Fifty years, fifty countries: Rwanda

Self-help groupsRwanda

To mark 50 years of Tearfund, we’re sharing about 50 countries where we’ve worked, celebrating God’s provision and power to transform, and praying for each of these nations. This week we’re in Rwanda.       

Rwanda is still remembered for the terrible genocide of 1994, when the Hutu people slaughtered the Tutsi people with an estimated 800,000 deaths, that’s around 70 per cent of the Tutsi population.       

In many ways Rwanda has made a lot of progress following the terrible violence, although there is still a great deal of reconciliation work to be done, if lasting peace is to be ensured.       

Not enough to go around       

Rwanda has a stable government, which has been a great help. However, poverty and hunger are both serious issues: 39 per cent still live below the poverty line, and 16 per cent are classified as living in extreme poverty. Right now, the country isn’t producing enough food to feed its people. This is partly because of population growth, but also agricultural methods and business are badly out of date. Matters are made much worse by changes in the climate.        

We began our work in Rwanda in 1970. Then in 1994, Tearfund sprang into action, in response to the genocide, utilising its Disaster Response Unit, formed earlier that year – our first ever coordinated response to a major disaster. Currently we are working in 11 regions of Rwanda – eight poor rural areas and three others on the outskirts of the capital Kigali.

In the villages especially, there is a huge number of vulnerable people – those injured during the genocide, and others who fled the country during the violence and returned with nothing. The districts are susceptible to natural disasters and the effects of climate change, such as drought, flash flooding and landslides.

People who previously had no hope are discovering new ways to feed and support themselves.

We are working through local churches, enabling people to find new sources of income, and encouraging entrepreneurship and other economic activities. Much of this work occurs through self-help groups – small-scale community savings schemes. It means that people from low-income backgrounds have knowledge and skills to take advantage of local investment and business opportunities.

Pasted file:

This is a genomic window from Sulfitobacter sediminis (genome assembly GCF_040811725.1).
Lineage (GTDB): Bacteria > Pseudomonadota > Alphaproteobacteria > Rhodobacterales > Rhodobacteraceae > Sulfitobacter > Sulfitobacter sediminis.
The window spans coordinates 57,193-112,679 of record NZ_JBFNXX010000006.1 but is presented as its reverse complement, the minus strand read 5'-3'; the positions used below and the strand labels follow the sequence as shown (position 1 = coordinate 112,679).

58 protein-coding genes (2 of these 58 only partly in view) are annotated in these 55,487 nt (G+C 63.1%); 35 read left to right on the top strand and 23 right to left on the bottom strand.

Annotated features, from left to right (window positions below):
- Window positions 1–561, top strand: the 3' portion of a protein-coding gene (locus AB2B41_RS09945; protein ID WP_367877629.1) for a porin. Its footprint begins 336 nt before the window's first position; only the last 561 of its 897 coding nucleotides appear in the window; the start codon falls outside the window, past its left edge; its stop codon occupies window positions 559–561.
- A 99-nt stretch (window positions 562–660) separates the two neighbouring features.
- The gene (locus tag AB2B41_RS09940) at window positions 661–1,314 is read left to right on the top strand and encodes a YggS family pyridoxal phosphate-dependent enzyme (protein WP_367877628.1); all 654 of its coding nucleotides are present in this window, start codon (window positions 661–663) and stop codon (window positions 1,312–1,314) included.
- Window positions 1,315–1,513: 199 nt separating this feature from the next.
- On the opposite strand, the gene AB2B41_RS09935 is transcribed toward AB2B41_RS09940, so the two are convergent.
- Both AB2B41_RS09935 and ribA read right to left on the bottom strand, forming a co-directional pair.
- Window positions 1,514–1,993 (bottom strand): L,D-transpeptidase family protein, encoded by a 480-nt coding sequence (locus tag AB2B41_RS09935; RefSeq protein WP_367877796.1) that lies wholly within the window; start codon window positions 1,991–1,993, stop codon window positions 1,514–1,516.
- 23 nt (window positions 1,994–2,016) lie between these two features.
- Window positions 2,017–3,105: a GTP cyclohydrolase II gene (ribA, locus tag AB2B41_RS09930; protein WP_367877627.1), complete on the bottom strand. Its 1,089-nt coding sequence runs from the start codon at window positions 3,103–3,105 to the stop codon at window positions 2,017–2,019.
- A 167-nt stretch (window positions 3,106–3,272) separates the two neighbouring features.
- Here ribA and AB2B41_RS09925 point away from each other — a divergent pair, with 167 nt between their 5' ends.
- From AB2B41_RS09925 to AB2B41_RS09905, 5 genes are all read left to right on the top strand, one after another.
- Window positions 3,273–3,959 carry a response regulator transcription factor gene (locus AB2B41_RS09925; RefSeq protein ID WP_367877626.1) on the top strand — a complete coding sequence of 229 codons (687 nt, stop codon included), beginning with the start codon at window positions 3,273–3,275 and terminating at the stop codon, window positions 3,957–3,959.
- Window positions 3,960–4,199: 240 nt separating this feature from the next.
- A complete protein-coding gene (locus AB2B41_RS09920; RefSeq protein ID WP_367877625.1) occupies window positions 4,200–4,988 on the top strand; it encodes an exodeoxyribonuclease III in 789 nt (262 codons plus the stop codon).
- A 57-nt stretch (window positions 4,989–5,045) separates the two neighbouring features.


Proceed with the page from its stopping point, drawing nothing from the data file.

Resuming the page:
People who previously had no hope are discovering new ways to feed and support themselves. And the fruits of forgiveness are offering further hope for the future.     

A little faith     

Jenifer had so much to offer, but it wasn’t enough...     

She became a widow at a young age, and life has been tough for most of her adult life. Jenifer lives in Kayonza district of Rwanda with her three grandchildren, and a son with health issues so serious that he’s unable to work.     

Coping all these years, she’s clearly got plenty of strength and resourcefulness. Enough to run a successful business, even. However the banks didn’t see it that way.      

‘I used to struggle. To get a loan from a bank you need collateral. I have always loved doing business. However, with so many day-to-day problems in my life, it was impossible to find the initial capital for the bank.’       

Then, in 2015, she joined a self-help group in a local church.

Emmanuel at her market stall pitch
Jenifer, ready for business at her market stall

'We visit each other and support each other – emotionally, spiritually and economically.'


‘I was finally able to borrow money, which I invested. Now my business has really grown. In the beginning I borrowed 100,000 Rwf (around £85), part of which I invested in farming. The rest was used to pay for a place in market and buy the first vegetables for selling.’      

‘It wasn’t easy to pay back but using the profits from my business and produce I got from farming, I repaid it in full in just two months. I would then get smaller loans, like now I have a loan of 40,000 Rwf, which I got for growing my business. I should pay this one in a few weeks.’      

Sisterly support

‘I’m now able to properly support my family. And being together with the other women in the self-help group has really helped me. It has got me out of loneliness since we visit each other and support each other – emotionally, spiritually and economically. Also it has increased my confidence, through interacting with other women, young and old.’       

Jenifer stands proud and confident by her selection of peppers, tomatoes, onions and much more. She’s doing something she loves to do. She just needed someone to believe in her abilities and help her get started.       

Pray for Rwanda:      

  • Ask God to bless the self-help groups across Rwanda, that thousands more will be empowered to make a living and lift their communities out of poverty. 

  • Pray for forgiveness and inner healing to continue taking place within communities. 

  • Pray that ways of farming more efficiently will be shared throughout the nation, so that no one is left unable to eat.

Ben Cohen
Ben is Web Editor for Tearfund. This can sometimes feel a bit like being ‘senior hairstylist for…